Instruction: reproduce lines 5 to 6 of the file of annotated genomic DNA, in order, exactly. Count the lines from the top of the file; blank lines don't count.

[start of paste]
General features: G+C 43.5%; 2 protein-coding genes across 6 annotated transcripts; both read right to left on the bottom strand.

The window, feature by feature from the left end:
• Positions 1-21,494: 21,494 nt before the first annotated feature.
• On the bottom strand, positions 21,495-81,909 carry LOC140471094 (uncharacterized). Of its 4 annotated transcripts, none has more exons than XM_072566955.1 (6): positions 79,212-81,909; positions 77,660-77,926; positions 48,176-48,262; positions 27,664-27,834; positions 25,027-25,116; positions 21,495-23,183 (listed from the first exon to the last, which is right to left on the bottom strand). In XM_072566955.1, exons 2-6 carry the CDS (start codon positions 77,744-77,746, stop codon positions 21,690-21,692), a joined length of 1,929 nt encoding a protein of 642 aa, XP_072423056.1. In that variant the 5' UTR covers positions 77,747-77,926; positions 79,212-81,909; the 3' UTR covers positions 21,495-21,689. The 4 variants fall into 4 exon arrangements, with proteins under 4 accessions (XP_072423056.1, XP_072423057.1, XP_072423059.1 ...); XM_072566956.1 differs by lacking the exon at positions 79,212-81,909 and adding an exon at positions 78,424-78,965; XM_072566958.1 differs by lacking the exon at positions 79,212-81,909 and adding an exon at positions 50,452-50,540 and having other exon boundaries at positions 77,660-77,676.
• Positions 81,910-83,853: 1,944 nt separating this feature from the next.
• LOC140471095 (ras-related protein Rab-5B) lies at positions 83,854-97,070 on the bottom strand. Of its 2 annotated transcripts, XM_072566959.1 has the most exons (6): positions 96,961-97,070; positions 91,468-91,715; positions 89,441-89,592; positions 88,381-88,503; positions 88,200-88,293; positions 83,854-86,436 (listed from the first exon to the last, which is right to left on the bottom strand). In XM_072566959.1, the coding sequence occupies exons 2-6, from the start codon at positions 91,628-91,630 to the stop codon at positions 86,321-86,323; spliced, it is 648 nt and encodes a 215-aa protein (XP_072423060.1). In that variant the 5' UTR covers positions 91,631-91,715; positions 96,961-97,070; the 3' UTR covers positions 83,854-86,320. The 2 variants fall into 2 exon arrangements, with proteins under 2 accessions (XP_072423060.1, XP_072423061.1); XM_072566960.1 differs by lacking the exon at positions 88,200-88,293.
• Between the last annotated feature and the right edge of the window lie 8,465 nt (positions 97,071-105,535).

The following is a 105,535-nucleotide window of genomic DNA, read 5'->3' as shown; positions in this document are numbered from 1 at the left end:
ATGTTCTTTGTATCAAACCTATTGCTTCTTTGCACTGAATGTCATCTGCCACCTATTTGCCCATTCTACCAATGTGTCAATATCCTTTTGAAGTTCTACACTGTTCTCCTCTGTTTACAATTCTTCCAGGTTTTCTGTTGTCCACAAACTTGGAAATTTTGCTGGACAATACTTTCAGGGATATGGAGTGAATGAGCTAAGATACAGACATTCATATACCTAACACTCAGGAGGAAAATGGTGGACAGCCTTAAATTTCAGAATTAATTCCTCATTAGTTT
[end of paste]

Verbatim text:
• Positions 81,910-83,853: 1,944 nt separating this feature from the next.
• LOC140471095 (ras-related protein Rab-5B) lies at positions 83,854-97,070 on the bottom strand. Of its 2 annotated transcripts, XM_072566959.1 has the most exons (6): positions 96,961-97,070; positions 91,468-91,715; positions 89,441-89,592; positions 88,381-88,503; positions 88,200-88,293; positions 83,854-86,436 (listed from the first exon to the last, which is right to left on the bottom strand). In XM_072566959.1, the coding sequence occupies exons 2-6, from the start codon at positions 91,628-91,630 to the stop codon at positions 86,321-86,323; spliced, it is 648 nt and encodes a 215-aa protein (XP_072423060.1). In that variant the 5' UTR covers positions 91,631-91,715; positions 96,961-97,070; the 3' UTR covers positions 83,854-86,320. The 2 variants fall into 2 exon arrangements, with proteins under 2 accessions (XP_072423060.1, XP_072423061.1); XM_072566960.1 differs by lacking the exon at positions 88,200-88,293.